Pacquiao or Mayweather – Who had the better career?
By Mark Eisner: Shawn Porter said recently that he felt that Manny Pacquiao has had a better professional career than Floyd Mayweather Jr. based on the respect that he got from his fans.
Although Mayweather Jr. (50-0, 27 KOs) has a superior record than Pacquiao (62-7-2, 39 KOs) and has made more money than him, you can argue that the Filipino star has had a better career in terms of his quality wins.
The difference between Mayweather and Pacquiao is the fact the way the two went about selecting their opponents. While Pacquiao took a lot of risky fights against guys that had a shot at beating him, Mayweather has been more calculated in picking fighters to gain an advantage over them.
For example, Mayweather didn’t fight Pacquiao and Shane Mosley until they were older and no longer in their prime. In the case of lightweight champion Juan Manuel Marquez, Mayweather had him move up to welterweight to fight him.
When Floyd fought Canelo Alvarez, he did at the start of his career when he Saul was only 22. On top of that, Mayweather had Canelo agree to fight him at a catchweight of 152 pounds, which some fans believe weakened the Mexican fighter.
Pacquiao captured eight-division world titles
“Floyd Mayweather Jr. and Manny Pacquiao fought five years ago, but the debate still rates on today,” said Chris Mannix to DAZN.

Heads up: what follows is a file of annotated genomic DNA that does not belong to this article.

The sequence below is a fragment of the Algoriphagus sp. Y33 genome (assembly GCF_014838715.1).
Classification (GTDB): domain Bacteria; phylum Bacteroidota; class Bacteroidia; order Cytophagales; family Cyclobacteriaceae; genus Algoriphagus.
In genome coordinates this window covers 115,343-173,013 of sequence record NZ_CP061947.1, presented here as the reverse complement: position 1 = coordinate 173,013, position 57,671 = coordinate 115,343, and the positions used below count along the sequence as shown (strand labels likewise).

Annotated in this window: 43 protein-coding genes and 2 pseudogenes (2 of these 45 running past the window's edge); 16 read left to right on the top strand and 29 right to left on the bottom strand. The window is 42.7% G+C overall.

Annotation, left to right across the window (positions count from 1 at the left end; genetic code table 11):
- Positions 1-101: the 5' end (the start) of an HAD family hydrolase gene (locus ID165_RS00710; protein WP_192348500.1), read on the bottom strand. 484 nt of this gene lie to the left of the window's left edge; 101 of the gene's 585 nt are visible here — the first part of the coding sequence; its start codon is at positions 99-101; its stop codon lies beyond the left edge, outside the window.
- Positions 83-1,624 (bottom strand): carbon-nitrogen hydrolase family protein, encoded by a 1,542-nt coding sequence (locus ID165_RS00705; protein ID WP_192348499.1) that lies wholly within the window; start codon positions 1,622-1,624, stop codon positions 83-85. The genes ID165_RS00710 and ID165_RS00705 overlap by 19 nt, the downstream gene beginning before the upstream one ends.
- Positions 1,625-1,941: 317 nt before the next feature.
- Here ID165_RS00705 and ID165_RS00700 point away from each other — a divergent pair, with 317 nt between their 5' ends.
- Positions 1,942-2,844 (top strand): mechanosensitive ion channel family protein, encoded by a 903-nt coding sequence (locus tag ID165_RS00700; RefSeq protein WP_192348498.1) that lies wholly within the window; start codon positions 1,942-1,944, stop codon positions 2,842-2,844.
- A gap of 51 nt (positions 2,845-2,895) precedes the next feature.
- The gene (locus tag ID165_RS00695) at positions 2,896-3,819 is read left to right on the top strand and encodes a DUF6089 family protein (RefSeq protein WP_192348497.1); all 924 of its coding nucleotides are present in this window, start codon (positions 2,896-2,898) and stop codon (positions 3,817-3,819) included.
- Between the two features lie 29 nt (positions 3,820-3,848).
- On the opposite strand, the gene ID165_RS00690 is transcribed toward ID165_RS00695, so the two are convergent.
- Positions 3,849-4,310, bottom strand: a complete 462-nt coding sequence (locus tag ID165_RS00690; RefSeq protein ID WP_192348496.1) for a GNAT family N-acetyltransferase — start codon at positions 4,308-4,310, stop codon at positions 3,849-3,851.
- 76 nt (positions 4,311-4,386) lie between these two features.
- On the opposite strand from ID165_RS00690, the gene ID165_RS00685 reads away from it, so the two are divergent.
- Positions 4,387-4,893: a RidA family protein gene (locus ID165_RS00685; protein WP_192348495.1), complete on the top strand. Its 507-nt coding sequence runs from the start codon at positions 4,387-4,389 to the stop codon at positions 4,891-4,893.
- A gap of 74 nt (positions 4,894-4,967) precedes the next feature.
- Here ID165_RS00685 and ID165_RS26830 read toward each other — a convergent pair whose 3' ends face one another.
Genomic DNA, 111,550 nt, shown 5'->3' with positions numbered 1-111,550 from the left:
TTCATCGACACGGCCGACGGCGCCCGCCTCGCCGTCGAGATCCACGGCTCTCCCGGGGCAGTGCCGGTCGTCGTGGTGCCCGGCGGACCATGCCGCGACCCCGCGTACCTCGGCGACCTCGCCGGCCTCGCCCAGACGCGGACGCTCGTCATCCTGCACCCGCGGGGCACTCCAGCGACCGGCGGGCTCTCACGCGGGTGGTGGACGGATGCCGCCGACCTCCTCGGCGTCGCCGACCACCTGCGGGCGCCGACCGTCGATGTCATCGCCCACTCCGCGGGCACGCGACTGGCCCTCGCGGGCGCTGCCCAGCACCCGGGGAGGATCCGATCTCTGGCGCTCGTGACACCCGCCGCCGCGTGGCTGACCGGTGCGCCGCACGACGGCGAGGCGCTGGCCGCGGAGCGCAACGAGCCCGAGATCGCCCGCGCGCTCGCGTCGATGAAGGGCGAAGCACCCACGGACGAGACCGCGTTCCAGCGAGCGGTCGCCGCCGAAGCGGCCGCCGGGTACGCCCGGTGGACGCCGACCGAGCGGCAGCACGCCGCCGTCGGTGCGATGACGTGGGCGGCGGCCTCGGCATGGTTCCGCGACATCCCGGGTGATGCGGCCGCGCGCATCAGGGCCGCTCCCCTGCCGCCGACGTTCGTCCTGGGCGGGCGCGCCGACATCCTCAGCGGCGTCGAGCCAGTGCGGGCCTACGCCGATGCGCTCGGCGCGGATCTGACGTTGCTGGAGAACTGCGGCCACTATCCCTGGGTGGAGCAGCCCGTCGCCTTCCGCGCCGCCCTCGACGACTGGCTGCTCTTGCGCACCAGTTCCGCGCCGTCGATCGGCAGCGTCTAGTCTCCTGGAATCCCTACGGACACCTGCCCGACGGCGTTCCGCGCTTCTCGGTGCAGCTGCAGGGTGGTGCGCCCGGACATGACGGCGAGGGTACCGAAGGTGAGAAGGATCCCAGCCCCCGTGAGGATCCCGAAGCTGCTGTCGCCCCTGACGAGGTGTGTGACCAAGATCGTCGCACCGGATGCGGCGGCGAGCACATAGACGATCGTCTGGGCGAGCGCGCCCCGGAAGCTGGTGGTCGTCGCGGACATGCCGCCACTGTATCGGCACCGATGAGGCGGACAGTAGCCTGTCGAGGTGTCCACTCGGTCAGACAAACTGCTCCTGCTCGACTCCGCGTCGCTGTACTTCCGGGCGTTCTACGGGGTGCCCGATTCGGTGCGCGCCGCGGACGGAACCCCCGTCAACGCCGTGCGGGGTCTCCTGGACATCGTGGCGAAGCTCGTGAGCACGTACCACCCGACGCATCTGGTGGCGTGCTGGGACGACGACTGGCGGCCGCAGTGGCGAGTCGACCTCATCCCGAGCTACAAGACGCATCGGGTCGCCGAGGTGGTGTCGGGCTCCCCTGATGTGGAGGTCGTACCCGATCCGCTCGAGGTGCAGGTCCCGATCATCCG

“When asked which career he would prefer, former welterweight champ Shawn Porter said, ‘I’m going to go with Manny because he’s been in a lot of wars. He’s been in a lot of exciting fights.”
“It depends on how you ask,” said Sergio Mora in responding to the question of who had the better career, Pacquiao or Mayweather. “On the one hand, you have a five-division champion, a man that broke pay-per-view records, broke Rocky Marciano’s record, retired unblemished, pretty and undefeated at 50-0, rich, handsome, laughing all the way to the bank.
“Do you want to be that guy? A great boxer and one of the greatest lightweights ever aside from Roberto Duran, or do you want to be the humble champion? Do you want to be an eight-division world champion, the one that did it under the radar?
“He didn’t get all the adulation early, but he got it late. He’s the humble senator who is still beating fighters to this day. It all depends on personality, and it depends on what type of person you are.”